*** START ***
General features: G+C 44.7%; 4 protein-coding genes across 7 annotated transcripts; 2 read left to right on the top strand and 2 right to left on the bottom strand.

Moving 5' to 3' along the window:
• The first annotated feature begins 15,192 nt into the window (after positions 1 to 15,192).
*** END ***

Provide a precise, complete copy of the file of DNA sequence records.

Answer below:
General features: G+C 44.7%; 4 protein-coding genes across 7 annotated transcripts; 2 read left to right on the top strand and 2 right to left on the bottom strand.

Moving 5' to 3' along the window:
• The first annotated feature begins 15,192 nt into the window (after positions 1 to 15,192).